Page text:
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Predicting new service adoption with conjoint analysis: external validity of BDM-based incentive-aligned and dual-response choice designs

Author

Listed:
  • Nils Wlömert

    () (University of Hamburg)

  • Felix Eggers

    () (University of Groningen)

Abstract

Abstract In this paper, we compare the standard, single-response choice-based conjoint (CBC) approach with three extended CBC procedures in terms of their external predictive validity and their ability to realistically capture consumers’ willingness to pay: (1) an incentive-aligned CBC mechanism (IA-CBC), (2) a dual-response CBC procedure (DR-CBC), and (3) an incentive-aligned dual-response CBC approach (IA-DR-CBC). Our empirical study features a unique sample of 2,679 music consumers who participated in a conjoint choice experiment prior to the market entry of a new music streaming service. To judge the predictive accuracy, we contacted the same respondents again 5 months after the launch and compared the predictions with the actual adoption decisions. The results demonstrate that IA-CBC and DR-CBC both increase the predictive accuracy. This result is promising because IA-CBC is not applicable to every research context so that DR-CBC provides a viable alternative. While we do not find an additional external validity improvement through the combination of both extensions, the IA-DR-CBC approach yields the most realistic willingness-to-pay estimates and should therefore be preferred when incentive alignment is feasible.

Suggested Citation

  • Nils Wlömert & Felix Eggers, 2016. "Predicting new service adoption with conjoint analysis: external validity of BDM-based incentive-aligned and dual-response choice designs," Marketing Letters, Springer, vol. 27(1), pages 195-210, March.
  • Handle: RePEc:kap:mktlet:v:27:y:2016:i:1:d:10.1007_s11002-014-9326-x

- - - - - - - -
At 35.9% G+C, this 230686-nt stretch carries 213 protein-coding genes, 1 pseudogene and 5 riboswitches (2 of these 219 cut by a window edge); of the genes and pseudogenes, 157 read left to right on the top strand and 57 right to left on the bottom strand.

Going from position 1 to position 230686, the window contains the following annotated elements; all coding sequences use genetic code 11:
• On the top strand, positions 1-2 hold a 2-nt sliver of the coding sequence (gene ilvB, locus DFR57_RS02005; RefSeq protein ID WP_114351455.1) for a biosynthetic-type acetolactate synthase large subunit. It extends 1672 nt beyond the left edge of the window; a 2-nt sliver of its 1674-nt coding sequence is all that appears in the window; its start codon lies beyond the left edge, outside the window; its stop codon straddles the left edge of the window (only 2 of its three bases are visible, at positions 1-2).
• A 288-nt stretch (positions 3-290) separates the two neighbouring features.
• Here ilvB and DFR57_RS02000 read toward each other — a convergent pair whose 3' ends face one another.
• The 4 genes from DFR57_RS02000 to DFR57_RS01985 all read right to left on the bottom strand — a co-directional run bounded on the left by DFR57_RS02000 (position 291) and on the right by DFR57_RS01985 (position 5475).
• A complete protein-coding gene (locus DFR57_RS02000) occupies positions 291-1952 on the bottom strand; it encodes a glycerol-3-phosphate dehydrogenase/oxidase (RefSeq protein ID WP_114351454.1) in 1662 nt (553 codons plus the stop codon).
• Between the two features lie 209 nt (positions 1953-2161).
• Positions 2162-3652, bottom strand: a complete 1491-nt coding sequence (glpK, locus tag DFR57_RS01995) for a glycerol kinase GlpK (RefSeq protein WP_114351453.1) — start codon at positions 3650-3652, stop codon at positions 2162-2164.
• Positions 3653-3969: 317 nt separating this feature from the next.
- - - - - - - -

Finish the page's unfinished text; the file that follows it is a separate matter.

DOI: 10.1007/s11002-014-9326-x
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    References listed on IDEAS

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    1. Olivier Toubia & Duncan I. Simester & John R. Hauser & Ely Dahan, 2003. "Fast Polyhedral Adaptive Conjoint Estimation," Marketing Science, INFORMS, vol. 22(3), pages 273-303.
    2. Min Ding & Rajdeep Grewal & John Liechty, 2005. "Incentive-aligned conjoint analysis," Framed Field Experiments 00139, The Field Experiments Website.
    3. Timothy J. Gilbride & Greg M. Allenby, 2004. "A Choice Model with Conjunctive, Disjunctive, and Compensatory Screening Rules," Marketing Science, INFORMS, vol. 23(3), pages 391-406, October.
    4. repec:eee:ijrema:v:27:y:2010:i:1:p:25-32 is not listed on IDEAS
    5. Jeff Brazell & Christopher Diener & Ekaterina Karniouchina & William Moore & Válerie Séverin & Pierre-Francois Uldry, 2006. "The no-choice option and dual response choice designs," Marketing Letters, Springer, vol. 17(4), pages 255-268, December.
    6. Greg Allenby & Geraldine Fennell & Joel Huber & Thomas Eagle & Tim Gilbride & Dan Horsky & Jaehwan Kim & Peter Lenk & Rich Johnson & Elie Ofek & Bryan Orme & Thomas Otter & Joan Walker, 2005. "Adjusting Choice Models to Better Predict Market Behavior," Marketing Letters, Springer, vol. 16(3), pages 197-208, December.
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    Cited by:

    1. Erik Brynjolfsson & Felix Eggers & Avinash Gannamaneni, 2018. "Using Massive Online Choice Experiments to Measure Changes in Well-being," NBER Working Papers 24514, National Bureau of Economic Research, Inc.
    2. repec:spr:rvmgts:v:11:y:2017:i:3:d:10.1007_s11846-016-0201-4 is not listed on IDEAS

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